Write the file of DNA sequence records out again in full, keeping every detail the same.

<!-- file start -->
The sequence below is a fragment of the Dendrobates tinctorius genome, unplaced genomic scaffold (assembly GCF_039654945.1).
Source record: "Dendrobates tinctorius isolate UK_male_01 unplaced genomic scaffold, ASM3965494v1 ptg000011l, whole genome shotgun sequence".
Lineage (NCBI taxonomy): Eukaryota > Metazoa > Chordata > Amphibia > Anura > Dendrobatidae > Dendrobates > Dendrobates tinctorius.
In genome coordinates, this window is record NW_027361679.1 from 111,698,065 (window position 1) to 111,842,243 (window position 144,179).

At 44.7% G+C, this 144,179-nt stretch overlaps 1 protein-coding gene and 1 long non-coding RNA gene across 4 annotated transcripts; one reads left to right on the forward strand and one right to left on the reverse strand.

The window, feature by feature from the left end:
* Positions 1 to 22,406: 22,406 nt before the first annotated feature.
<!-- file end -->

The sequence below is a fragment of the Dendrobates tinctorius genome, unplaced genomic scaffold (assembly GCF_039654945.1).
Source record: "Dendrobates tinctorius isolate UK_male_01 unplaced genomic scaffold, ASM3965494v1 ptg000011l, whole genome shotgun sequence".
Lineage (NCBI taxonomy): Eukaryota > Metazoa > Chordata > Amphibia > Anura > Dendrobatidae > Dendrobates > Dendrobates tinctorius.
In genome coordinates, this window is record NW_027361679.1 from 111,698,065 (window position 1) to 111,842,243 (window position 144,179).

At 44.7% G+C, this 144,179-nt stretch overlaps 1 protein-coding gene and 1 long non-coding RNA gene across 4 annotated transcripts; one reads left to right on the forward strand and one right to left on the reverse strand.

The window, feature by feature from the left end:
* Positions 1 to 22,406: 22,406 nt before the first annotated feature.